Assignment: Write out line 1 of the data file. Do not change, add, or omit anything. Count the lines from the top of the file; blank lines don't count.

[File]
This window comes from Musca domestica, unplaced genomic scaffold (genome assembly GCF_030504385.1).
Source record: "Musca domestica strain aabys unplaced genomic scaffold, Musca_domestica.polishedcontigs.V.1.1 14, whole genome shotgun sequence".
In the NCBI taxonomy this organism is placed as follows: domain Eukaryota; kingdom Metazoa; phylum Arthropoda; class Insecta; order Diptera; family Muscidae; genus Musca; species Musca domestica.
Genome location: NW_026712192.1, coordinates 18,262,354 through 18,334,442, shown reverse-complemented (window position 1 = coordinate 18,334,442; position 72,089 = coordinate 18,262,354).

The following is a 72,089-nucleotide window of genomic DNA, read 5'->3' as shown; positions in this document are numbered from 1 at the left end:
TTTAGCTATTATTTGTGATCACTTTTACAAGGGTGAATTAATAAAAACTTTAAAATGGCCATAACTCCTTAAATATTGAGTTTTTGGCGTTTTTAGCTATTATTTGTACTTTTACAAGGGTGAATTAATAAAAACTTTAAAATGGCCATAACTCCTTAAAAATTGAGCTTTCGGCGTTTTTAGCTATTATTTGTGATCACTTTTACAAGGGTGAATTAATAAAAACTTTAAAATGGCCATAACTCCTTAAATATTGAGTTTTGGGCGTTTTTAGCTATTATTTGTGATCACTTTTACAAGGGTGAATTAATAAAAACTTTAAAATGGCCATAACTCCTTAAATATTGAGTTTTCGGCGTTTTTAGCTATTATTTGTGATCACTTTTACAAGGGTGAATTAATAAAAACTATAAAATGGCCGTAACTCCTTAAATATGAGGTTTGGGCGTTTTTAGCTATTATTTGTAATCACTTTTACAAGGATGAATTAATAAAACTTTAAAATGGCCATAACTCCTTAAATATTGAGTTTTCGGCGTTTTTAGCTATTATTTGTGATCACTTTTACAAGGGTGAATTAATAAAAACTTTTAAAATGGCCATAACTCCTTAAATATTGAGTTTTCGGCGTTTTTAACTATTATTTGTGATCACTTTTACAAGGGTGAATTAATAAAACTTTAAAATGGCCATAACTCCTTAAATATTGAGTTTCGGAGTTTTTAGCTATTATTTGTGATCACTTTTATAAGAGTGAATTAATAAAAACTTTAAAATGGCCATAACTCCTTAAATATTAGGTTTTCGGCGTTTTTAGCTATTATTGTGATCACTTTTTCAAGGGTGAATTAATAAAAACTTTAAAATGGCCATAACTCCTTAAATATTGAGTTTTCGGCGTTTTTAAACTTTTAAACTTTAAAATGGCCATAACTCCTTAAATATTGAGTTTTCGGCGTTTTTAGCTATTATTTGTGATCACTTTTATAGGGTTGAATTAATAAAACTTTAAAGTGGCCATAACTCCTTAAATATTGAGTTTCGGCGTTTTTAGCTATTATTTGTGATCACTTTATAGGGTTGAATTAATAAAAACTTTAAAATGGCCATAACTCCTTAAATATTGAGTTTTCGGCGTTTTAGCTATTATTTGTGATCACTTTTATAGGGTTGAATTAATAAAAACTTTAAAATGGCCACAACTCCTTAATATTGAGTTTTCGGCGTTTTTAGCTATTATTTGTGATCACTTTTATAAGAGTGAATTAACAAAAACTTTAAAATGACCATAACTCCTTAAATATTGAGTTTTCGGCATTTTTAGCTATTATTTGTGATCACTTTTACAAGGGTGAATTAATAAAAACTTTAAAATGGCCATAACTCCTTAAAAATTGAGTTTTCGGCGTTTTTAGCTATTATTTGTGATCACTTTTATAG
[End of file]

This window comes from Musca domestica, unplaced genomic scaffold (genome assembly GCF_030504385.1).